Palo Alto voters will have a chance to reduce the number of seats on their City Council in November after a deeply ambivalent council voted Monday night to place the issue on the ballot.
A separate proposal to extend council term limits from two to three fell by a single vote and will not appear on the ballot.
The council's 5-4 vote not to pursue an extension of term limits was a surprising reversal from prior discussions, with the proposal gradually picking up momentum and last month winning the endorsement of the council's Policy and Services Committee.
Both decisions came after an extensive debate that touched on the meaning of democracy, government efficiency and Palo Alto's "special" status. While supporters of the terms-increase measure argued that upping the limits would give council members a chance to build up knowledge and gain seniority on important regional boards, opponents claimed that it would create a barrier for newcomers seeking to serve. The latter camp prevailed, with council members Marc Berman, Pat Burt, Karen Holman, Greg Scharff and Greg Schmid all voting against the measure.
The council followed that vote with another robust debate and split vote. This time, proponents of changing the City Charter carried the day, mustering just enough support to place a reduction in council seats on the November ballot. They argued that going from nine council members to seven would make governance more efficient. Holman, Burt, Scharff and Schmid voted against the measure.
Both proposals considered Monday came out of a colleagues' memo penned last year by Mayor Nancy Shepherd, Vice Mayor Liz Kniss and Councilwoman Gail Price. The pitch for longer terms was based on the idea that council members need longer tenures to secure leadership positions on regional boards, such as the Association of Bay Area Governments and the Santa Clara Valley Transportation Authority. The reduction of seats "could bring efficiencies of meeting effectiveness and workload, which deserves discussion and consideration while also reducing costs," the memo reads. It noted that other cities of similar sizes have either seven seats (Santa Clara, Mountain View and Sunnyvale) or five (Menlo Park) on their respective councils.
During Monday's discussion, several council members said they were very much split over whether to proceed with these proposals. Councilman Greg Scharff was one of several council members who advocated keeping nine council seats. Having more members, he said, forces the council to work harder to achieve a compromise.
"It's much harder to get a motion through and you need to convince your colleagues," Scharff said. "There's always someone paying attention. There's always someone who reads the fine print."
Schmid also supported keeping nine seats and paraphrased attorney Clarence Darrow's dictum about democracy: you can't have enough of it without having too much. It's best, he said, to err on the side of having more democracy, even if it's less efficient.
Shepherd and Klein took the opposite view. True democracy, they said, calls for giving the voters a say on the matter.
"I think it would be unfair to not allow the community to vote on how they want to be governed," Shepherd said.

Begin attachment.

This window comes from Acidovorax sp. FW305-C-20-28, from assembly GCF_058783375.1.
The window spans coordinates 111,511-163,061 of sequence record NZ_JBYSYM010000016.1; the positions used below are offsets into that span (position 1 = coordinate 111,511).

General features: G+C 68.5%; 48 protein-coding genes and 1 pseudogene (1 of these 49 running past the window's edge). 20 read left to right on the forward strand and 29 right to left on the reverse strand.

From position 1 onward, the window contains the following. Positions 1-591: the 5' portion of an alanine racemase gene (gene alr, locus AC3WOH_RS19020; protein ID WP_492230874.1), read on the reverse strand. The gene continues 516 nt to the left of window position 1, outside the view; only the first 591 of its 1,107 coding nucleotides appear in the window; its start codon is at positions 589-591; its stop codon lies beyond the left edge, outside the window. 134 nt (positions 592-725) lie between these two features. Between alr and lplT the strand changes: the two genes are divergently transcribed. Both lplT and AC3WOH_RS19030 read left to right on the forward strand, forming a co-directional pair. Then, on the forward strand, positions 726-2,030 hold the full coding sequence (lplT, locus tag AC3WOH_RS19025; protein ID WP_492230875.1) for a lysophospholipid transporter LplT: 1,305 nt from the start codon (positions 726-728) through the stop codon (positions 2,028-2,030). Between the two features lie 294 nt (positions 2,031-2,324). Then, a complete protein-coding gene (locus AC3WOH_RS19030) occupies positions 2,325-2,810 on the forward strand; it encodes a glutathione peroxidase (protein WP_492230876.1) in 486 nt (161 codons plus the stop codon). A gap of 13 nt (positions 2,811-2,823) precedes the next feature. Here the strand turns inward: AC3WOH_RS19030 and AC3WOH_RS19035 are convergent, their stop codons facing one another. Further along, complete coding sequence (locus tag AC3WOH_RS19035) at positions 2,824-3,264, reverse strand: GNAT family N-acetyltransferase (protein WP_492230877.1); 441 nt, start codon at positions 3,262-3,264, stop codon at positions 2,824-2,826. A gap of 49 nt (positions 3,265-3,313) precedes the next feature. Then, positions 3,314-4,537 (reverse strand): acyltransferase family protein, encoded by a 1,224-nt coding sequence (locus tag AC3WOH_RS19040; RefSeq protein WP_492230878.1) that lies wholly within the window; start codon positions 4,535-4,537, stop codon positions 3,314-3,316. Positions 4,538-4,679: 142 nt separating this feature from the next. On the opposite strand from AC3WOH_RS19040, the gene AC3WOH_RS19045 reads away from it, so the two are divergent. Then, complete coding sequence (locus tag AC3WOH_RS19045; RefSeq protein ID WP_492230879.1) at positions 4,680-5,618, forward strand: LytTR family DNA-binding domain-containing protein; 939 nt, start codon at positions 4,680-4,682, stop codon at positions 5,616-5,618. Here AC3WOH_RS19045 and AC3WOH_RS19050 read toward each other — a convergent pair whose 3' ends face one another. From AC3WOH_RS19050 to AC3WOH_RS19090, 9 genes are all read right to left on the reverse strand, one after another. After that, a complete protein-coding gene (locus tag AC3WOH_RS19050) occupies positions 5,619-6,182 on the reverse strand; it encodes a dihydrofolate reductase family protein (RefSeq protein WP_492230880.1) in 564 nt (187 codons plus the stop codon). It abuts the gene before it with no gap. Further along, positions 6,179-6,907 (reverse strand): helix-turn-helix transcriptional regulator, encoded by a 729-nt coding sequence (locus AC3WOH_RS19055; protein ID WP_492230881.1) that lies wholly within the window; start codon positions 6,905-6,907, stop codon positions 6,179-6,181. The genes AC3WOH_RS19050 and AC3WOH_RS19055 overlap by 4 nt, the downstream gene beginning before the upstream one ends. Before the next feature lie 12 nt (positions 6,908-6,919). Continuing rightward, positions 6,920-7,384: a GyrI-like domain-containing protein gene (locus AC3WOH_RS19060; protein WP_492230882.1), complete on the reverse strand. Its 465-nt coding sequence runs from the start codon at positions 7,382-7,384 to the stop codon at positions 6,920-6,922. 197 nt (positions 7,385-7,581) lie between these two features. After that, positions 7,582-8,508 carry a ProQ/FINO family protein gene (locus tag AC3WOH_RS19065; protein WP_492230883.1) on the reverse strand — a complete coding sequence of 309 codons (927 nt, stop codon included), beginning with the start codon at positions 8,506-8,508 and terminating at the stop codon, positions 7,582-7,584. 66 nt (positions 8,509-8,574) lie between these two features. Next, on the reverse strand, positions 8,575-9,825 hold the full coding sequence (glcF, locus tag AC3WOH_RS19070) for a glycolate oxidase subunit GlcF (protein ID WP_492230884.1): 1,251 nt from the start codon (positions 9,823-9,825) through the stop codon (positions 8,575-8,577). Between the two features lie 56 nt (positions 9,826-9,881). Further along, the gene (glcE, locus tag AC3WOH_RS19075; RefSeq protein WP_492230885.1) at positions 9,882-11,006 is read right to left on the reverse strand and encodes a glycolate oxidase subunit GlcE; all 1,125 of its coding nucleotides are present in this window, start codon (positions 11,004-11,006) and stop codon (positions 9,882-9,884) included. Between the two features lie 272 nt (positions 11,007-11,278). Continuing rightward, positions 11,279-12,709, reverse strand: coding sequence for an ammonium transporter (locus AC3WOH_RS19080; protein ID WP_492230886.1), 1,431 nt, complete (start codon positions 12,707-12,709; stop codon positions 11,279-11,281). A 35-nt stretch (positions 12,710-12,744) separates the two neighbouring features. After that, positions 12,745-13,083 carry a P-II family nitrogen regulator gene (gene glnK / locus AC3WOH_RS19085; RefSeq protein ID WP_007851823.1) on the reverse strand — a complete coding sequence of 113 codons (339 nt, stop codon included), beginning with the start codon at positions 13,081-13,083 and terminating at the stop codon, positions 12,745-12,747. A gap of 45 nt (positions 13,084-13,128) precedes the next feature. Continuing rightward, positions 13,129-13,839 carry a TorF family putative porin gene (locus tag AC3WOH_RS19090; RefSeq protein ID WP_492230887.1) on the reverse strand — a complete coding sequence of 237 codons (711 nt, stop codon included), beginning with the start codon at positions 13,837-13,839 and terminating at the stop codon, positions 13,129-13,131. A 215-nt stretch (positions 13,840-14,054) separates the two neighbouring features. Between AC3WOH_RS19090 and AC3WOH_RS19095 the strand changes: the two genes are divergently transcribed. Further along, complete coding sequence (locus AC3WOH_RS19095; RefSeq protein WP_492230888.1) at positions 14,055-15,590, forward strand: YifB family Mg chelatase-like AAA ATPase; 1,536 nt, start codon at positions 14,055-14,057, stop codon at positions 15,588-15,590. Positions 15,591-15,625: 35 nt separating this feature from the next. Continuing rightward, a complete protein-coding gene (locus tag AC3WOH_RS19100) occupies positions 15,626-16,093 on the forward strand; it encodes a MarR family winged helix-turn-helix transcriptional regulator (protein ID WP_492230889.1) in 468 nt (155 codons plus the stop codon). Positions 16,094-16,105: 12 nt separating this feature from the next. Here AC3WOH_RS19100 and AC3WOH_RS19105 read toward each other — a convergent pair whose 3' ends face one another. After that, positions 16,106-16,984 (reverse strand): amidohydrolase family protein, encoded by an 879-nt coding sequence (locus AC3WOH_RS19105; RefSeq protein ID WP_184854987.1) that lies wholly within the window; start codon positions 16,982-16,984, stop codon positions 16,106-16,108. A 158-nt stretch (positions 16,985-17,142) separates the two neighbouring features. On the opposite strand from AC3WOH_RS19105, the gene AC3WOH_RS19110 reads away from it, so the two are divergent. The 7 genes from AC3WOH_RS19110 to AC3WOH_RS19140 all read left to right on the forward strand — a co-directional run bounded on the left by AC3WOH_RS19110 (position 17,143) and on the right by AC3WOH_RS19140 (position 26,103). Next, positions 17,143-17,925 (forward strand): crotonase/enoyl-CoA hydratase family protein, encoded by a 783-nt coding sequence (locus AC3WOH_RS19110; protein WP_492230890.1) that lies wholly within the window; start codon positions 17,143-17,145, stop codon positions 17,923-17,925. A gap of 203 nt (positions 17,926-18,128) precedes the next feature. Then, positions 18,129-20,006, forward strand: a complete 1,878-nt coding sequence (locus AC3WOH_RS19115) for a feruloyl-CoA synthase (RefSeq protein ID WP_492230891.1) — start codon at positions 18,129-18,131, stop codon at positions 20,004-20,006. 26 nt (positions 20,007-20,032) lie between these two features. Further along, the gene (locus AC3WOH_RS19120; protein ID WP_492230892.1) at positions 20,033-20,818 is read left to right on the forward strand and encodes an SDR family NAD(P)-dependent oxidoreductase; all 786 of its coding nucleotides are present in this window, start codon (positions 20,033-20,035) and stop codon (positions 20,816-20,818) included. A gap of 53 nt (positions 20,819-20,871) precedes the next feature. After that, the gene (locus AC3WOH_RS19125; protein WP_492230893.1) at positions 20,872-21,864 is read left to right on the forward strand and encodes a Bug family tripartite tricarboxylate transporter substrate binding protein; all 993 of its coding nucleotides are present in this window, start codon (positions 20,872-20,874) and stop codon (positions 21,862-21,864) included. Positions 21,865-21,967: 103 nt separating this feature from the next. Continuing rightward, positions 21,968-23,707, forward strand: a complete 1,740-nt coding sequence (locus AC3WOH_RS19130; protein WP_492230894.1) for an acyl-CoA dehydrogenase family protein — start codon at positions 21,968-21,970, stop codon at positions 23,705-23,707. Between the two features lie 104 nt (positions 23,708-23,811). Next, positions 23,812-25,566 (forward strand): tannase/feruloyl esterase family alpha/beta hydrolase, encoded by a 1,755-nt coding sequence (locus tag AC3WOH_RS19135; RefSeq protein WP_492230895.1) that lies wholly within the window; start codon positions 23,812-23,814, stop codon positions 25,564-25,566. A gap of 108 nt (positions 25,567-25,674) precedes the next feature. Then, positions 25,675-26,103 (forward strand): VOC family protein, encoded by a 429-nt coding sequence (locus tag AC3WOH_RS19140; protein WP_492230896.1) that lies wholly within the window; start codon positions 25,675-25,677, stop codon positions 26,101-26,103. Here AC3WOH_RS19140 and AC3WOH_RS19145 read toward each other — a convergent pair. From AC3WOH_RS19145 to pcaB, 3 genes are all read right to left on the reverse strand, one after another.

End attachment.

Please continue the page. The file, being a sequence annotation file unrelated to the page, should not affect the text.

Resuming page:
Klein made a similar point, even as he conceded that he doesn't expect it the reduction to make too big of a difference when it comes to efficiency. Like most of his colleagues, he offered only a tepid endorsement of reducing the council size and said he was deeply split on the issue. Still, he advocated bringing the issue to the voters. If approved, the switch to seven council members would take effect in 2018.
"I think it's undemocratic at this point not to let people vote when there's been a significant number of people who said seven would be an improvement," he said.
Marc Berman also supported bring the council reduction to the voters, though he said that he "doesn't care much one way or the other" about the outcome. While Scharff argued that Palo Alto is different from other cities because it owns its own utilities and has a particularly engaged citizenry, Berman questioned that logic.
"We're special here in Palo Alto? I absolutely think that in the best way, but I don't think we're that special," he said. "I think we can have a very representative city government with seven members. I think it makes sense to have this go to the voters."
The proposed Charter changes have already spurred some debate in the community. Roger Smith, a longtime business leader and civic activist, urged the council in recent months to proceed with the seat reduction on the grounds that it would be more efficient to have fewer members. Others aren't so sure. Tom DuBois, who is running for council this year, opposed both of the measures under discussion. Both the increase in term limits and the reduction of seats would serve to increase the power of incumbency, he said. Having more terms would favor incumbents and "professional politicians" over regular residents who want to get involved. Reducing the number of council seats, meanwhile, would sacrifice democracy in the name of efficiency, he said.
"On one extreme, a one-member council would be highly efficient but I don't want a dictatorship," DuBois said. "Nine seats spreads the workload across more people and makes it more attractive for people to participate in the process. More seats means more representation."
Cheryl Lilienstein, president of Palo Altans for Sensible Zoning, made a similar argument and told the council that reducing council seats "does not enhance representative democracy."
"Trying to decrease the number of council members seems to be a move to exclude newcomers to the council, and consolidate the power of presently seated members," Lilienstein said.
"I have heard a rationale that a smaller council would create greater efficiency," she added. "Perhaps we all might agree that concision -- and better preparation -- would create efficiency."